(PM)- Hurricane Dorian has once again strengthened to a major hurricane just hours before anticipated landfall in the Carolina’s. Extreme storm surge, flooding and high winds are expected. Landfall is currently anticipated in the Outer Banks.
Overnight, Dorian ran into a bit of wind shear, which can prevent a hurricane from strengthening. Instead of ripping apart the hurricane it helped outflow and vent its clouds northward. The storm briefly fell to a category 2 but the National Hurricane Center upgraded the storm back to a category 3.
The National Hurricane Center anticipates Dorian to ride along the coastal Carolina’s before making landfall in the Outer Banks. This is a possibility but with wobbles, landfall can occur much sooner than anticipated. In my opinion landfall is possible by late this afternoon in Myrtle Beach, South Carolina, if the eye wobbles west.
The latest spaghetti models agree with the NHC (National Hurricane Center) on Dorian’s track, staying just southeast of land until the core finally comes ashore along the Outer Banks. There also is the potential that Dorian barely scrapes by without landfall but that is becoming less likely by the hour.
Aside from the southeast the storm will take a track south of the 40N 70W benchmark off of New England. Dorian will then likely make landfall as an extratropical storm in Atlantic Canada.
Winds and Tornadoes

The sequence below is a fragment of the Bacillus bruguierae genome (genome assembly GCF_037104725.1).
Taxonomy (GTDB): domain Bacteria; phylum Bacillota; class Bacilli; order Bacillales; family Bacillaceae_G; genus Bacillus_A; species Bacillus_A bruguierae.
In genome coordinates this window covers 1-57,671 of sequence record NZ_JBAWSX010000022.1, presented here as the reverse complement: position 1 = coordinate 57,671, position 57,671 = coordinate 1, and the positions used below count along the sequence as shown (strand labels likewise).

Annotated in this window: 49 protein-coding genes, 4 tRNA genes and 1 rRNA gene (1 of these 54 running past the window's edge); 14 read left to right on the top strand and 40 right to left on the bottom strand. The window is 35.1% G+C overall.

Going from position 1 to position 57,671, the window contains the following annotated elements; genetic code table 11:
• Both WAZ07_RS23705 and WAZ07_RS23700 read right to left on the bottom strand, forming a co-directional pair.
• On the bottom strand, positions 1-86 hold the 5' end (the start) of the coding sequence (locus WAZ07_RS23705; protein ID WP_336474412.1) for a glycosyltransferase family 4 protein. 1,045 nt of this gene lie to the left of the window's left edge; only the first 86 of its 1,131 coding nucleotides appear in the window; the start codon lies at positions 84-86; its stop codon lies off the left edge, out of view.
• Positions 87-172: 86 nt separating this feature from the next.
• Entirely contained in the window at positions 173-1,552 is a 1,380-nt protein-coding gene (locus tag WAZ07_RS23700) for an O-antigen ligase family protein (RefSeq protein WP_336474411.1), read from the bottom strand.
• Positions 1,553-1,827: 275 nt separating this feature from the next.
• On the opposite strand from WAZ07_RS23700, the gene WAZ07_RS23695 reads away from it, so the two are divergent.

Dorian’s eye is now only about 15 miles off the coast of South Carolina. Just north of Charleston is getting hammered with heavy rain and high winds. The core of the storm is still yet to come ashore where the Major Hurricane force winds are.
The National Weather Service is expecting gusts of 120-130 MPH (Miles per hour) along Carolina’s coast. Further inland you can expect strong and damaging winds as well. Depending on how far inland the core makes it will determine the wind strengths of specific cities.
In the outer bands of Dorian there holds a large tornado threat. The SPC gave portions of North Carolina 15% chance for tornadoes. These feeder bands feed off of the warm water of the Gulf Stream. This can cause rotation in the atmosphere which will lead to water spouts and tornadoes over land.
There already have been multiple tornadoes confirmed around the Wilmington area. Expect the worst of that threat to push northeastward to the Outer Banks tonight before the core comes ashore.
Flooding is also a major concern with this storm. The National Weather Service is predicting totals nearing 1ft near the core. The further west or east the core goes, the worst of the rain will follow.
Especially in the feeder bands coming off the coast that are nearly stationary flooding can happen for localized areas very quickly.
Overall it is urgent that you heed warnings from your local officials. Every aspect of this storm from the winds and tornadoes to the flooding are dangerous and potential deadly.
Stay safe and follow me @MikeBWeather on twitter for the latest updates regarding the storm. -Michael Barletta